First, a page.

Party Precinct Committee Officers narrowly vote to adjourn meeting without a vote on chairman’s status
Editor’s note: The original version of this story included a social media post that was incorrectly attributed to former Clark County Republican Party Chairman David Gellatly. That quote has been removed.
VANCOUVER — “We’re not the party of math,’’ joked a Precinct Committee Officer (PCO) of the Clark County Republican Party (CCRP) after an hour-long meeting ended with a thwart of an effort to remove party Chairman Earl Bowerman Tuesday night.
The meeting, held at Bethesda Church in Vancouver, was called to address a petition to recall Bowerman as chair and Brook Pell as vice chair of the party. Pell’s inclusion in the recall effort came in spite of the fact that she submitted her resignation to the board on June 12 because she, and her family, moved out of state.
A roll call count during the hour-long meeting revealed a total of 129 PCO’s in attendance. However, during the often-contentious meeting, four standing votes were held and none of the results of those totaled 129 voters, thus leading to the unnamed PCO’s comment about the party’s math after the meeting was adjourned.
The first vote of the evening came just as the meeting was getting underway. PCO James Rogers moved for the meeting to be adjourned. The motion was seconded and Bowerman called for a verbal vote. To this reporter, the verbal vote clearly seemed to go in favor of those supporting the adjournment of the meeting. A standing vote was then called for and Bowerman acquiesced. Again, it appeared there was a majority in favor of those voting to adjourn.
At one point during that process, Bowerman declared the meeting adjourned, prompting loud calls from those in opposition of the adjournment. Again, Bowerman relented, calling for a count of those standing on the vote for adjournment. To the surprise of many, the count revealed that 69 were in opposition to adjournment and 66 were in favor.
The roll call was then taken and some of those in attendance could be heard explaining the lower headcount was due to the fact that some PCO’s had left when Bowerman briefly adjourned the meeting. However, three more votes were taken after the roll call count and each of those resulted in a different total count, some lower, and some higher than the 129 PCO’s said to be in attendance.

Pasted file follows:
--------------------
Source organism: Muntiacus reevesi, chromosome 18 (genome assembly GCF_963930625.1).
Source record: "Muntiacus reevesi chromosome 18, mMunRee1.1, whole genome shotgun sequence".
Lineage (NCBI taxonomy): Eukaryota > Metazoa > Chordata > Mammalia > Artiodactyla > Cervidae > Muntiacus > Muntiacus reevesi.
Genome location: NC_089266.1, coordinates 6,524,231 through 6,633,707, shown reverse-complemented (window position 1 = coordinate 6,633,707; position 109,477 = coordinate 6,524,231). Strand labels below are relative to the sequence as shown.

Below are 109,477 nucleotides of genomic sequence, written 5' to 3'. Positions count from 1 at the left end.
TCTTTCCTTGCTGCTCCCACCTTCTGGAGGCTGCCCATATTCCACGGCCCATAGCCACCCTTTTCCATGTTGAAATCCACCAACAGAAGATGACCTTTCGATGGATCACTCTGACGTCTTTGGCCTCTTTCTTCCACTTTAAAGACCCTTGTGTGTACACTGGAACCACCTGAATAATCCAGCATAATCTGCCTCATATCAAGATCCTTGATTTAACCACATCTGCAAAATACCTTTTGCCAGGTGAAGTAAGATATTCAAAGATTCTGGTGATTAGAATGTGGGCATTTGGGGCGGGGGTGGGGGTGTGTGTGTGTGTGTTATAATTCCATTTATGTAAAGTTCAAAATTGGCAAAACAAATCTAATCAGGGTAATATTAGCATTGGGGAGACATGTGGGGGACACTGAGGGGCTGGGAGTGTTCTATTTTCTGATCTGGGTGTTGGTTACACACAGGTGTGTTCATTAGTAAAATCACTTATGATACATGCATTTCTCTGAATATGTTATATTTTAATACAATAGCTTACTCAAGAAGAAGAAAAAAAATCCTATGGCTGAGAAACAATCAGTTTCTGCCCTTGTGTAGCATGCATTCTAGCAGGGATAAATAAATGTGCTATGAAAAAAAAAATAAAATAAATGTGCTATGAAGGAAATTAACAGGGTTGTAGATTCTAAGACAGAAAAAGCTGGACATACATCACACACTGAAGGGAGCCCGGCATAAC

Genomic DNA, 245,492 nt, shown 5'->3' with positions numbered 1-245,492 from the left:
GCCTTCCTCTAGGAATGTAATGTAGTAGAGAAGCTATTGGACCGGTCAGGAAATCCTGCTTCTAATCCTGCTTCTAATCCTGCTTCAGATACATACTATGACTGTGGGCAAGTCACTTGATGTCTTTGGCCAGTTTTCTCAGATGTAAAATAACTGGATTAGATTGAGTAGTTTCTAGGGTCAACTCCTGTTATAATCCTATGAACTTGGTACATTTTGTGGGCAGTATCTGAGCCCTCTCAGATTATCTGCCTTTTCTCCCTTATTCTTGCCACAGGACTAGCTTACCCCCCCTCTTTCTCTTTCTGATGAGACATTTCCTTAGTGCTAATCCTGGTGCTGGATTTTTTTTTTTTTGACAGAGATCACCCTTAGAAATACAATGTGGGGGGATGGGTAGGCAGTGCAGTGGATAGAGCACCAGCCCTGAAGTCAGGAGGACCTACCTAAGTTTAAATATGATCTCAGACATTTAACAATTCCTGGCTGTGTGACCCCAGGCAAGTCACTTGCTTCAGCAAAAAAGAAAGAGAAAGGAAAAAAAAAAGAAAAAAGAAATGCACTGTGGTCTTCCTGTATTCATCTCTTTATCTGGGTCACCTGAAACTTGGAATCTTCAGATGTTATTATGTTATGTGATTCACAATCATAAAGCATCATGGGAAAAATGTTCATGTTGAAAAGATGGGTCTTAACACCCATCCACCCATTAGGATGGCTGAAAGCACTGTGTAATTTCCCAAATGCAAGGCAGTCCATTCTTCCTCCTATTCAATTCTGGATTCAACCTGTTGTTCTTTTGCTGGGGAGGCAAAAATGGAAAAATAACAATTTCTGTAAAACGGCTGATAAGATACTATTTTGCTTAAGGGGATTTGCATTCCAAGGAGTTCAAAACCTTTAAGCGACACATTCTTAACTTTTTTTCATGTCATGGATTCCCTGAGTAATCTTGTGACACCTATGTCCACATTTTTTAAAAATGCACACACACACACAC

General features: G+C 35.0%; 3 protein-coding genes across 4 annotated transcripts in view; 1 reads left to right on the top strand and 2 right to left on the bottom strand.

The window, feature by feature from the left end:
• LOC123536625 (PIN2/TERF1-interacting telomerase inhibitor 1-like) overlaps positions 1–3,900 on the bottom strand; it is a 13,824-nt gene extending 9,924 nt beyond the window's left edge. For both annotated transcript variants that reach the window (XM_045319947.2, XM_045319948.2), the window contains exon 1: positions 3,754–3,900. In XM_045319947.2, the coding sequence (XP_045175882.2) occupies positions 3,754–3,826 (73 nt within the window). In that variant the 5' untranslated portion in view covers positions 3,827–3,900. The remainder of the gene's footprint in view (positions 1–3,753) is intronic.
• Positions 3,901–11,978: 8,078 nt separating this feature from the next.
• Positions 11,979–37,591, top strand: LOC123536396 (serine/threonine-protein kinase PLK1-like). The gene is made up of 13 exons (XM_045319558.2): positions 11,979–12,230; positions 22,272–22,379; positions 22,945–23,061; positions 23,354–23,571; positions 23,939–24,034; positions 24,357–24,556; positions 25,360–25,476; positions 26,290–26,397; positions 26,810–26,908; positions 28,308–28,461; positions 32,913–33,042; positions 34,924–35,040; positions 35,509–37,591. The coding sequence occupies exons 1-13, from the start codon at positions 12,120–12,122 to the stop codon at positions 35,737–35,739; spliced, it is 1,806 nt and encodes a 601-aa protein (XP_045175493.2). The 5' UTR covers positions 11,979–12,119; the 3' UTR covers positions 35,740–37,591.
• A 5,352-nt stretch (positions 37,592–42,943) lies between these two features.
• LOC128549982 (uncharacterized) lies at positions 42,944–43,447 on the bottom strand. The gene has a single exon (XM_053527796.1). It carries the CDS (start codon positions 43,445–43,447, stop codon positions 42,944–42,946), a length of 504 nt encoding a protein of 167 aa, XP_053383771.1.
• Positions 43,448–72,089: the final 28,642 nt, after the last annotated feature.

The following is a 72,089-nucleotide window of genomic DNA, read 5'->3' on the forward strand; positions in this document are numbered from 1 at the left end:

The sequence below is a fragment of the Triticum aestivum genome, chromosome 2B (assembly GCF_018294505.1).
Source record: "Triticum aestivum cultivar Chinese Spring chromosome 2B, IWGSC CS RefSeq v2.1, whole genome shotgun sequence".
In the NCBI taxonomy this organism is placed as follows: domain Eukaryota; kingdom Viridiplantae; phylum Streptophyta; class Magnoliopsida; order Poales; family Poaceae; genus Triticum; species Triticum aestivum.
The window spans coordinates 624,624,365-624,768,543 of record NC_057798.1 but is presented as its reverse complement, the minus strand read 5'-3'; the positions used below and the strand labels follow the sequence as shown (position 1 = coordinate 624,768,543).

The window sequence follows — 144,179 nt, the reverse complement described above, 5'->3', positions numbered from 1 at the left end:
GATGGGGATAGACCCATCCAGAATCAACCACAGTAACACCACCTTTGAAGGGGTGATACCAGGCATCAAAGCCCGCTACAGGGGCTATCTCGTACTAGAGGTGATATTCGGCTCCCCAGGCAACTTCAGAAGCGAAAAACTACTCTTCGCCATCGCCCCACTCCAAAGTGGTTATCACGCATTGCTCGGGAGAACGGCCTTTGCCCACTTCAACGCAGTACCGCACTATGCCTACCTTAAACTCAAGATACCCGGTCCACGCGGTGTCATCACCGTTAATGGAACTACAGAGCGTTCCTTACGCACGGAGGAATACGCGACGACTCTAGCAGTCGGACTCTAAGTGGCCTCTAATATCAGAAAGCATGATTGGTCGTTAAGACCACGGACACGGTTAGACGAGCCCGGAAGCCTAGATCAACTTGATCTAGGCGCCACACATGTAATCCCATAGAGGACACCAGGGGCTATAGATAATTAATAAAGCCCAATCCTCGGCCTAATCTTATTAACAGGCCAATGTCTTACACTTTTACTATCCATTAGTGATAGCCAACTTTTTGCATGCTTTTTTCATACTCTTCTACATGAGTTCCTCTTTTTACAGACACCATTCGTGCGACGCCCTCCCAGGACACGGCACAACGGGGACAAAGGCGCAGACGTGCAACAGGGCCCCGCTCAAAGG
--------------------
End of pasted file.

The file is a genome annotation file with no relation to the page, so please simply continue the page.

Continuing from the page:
The second vote was on a motion objecting to Bowerman’s role conducting a meeting called to address a petition to remove him as chair. That vote resulted in a count of 65 in favor of Bowerman conducting the meeting and 55 opposed.
Next, there was an objection to the seating of two new PCO’s, each appointed by Bowerman in the last week. That count was even, with 57 PCO’s voting each way. After some discussion, bylaws were read that revealed procedure allowing the two PCO’s to be seated, which allowed them to participate in the final vote.
Once the party worked through those issues, a second motion was then made asking for an adjournment of the meeting. That standing vote was again counted, this time revealing 68 in favor of adjourning the meeting and 63 opposed. Bowerman then adjourned the meeting.
Bowerman appeared to be conciliatory during the meeting. After, he expressed hope that the long-standing division between the party’s moderates and conservatives could be healed.
“I hope this is a starting point for healing,’’ Bowerman told ClarkCountyToday.com after the meeting. “I don’t know if that will be easy to do.’’
Bowerman said he approached the meeting with a simple philosophy.